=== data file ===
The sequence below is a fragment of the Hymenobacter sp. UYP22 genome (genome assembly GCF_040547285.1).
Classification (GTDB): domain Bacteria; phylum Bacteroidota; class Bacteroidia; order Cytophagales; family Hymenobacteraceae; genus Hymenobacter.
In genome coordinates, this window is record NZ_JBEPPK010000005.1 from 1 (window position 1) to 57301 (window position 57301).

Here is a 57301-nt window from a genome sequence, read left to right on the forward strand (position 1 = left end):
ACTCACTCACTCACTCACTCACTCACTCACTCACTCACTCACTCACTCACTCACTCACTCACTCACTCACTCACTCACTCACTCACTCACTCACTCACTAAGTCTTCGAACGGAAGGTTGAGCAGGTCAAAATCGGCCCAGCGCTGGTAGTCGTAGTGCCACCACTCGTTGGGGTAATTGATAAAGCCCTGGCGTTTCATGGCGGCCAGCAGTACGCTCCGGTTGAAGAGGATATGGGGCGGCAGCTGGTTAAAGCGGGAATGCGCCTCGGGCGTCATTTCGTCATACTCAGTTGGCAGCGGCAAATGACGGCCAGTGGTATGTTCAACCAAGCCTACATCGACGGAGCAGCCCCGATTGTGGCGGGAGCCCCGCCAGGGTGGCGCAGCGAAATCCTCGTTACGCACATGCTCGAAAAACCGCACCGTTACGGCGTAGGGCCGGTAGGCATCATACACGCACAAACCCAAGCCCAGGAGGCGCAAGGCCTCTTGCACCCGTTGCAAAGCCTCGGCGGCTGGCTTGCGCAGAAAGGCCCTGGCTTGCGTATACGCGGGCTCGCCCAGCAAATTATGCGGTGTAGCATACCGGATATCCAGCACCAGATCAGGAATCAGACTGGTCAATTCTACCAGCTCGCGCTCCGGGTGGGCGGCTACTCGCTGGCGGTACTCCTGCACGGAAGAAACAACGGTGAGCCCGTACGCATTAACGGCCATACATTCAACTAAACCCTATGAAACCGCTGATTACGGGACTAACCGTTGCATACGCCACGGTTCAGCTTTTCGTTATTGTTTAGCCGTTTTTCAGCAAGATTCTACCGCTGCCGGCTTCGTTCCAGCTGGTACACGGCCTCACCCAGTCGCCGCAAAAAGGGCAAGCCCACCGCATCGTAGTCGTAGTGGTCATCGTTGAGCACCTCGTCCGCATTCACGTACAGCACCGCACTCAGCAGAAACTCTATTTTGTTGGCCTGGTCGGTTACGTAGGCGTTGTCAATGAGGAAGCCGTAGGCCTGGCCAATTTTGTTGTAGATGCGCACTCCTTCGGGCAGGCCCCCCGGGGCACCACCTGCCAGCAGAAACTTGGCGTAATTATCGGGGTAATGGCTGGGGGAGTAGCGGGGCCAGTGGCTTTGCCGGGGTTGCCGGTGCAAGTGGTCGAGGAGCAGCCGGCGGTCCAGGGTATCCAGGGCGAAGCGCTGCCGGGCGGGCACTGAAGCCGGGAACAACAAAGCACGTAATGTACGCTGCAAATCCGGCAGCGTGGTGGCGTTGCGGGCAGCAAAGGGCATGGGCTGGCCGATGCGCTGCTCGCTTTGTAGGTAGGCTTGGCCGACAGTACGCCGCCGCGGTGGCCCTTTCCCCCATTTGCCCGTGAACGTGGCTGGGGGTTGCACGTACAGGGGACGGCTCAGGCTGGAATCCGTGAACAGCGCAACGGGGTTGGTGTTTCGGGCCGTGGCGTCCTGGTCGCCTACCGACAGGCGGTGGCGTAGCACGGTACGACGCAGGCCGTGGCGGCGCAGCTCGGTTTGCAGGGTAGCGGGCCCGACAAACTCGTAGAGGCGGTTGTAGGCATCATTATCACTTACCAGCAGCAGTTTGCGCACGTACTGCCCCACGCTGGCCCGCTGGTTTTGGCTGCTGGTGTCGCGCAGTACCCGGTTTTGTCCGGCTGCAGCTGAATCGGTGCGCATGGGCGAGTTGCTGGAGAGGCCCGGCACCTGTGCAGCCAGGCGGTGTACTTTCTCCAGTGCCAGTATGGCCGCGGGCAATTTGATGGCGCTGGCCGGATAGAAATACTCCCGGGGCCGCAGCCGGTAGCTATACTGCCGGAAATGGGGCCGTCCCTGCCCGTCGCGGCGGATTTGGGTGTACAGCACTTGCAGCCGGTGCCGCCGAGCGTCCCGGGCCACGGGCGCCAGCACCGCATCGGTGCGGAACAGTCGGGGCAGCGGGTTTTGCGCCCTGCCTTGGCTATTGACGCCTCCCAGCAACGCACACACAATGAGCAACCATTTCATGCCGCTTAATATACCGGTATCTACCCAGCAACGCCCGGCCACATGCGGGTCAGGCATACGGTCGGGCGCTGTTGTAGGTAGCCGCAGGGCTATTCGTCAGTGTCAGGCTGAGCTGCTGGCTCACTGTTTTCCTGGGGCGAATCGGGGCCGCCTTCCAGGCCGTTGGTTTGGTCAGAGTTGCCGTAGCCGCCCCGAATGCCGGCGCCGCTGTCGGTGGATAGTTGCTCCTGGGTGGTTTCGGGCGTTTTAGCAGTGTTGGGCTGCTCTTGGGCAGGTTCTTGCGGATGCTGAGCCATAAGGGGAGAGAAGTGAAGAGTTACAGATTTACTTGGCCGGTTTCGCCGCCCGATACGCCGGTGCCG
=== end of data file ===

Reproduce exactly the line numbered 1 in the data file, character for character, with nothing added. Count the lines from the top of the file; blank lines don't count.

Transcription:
The sequence below is a fragment of the Hymenobacter sp. UYP22 genome (genome assembly GCF_040547285.1).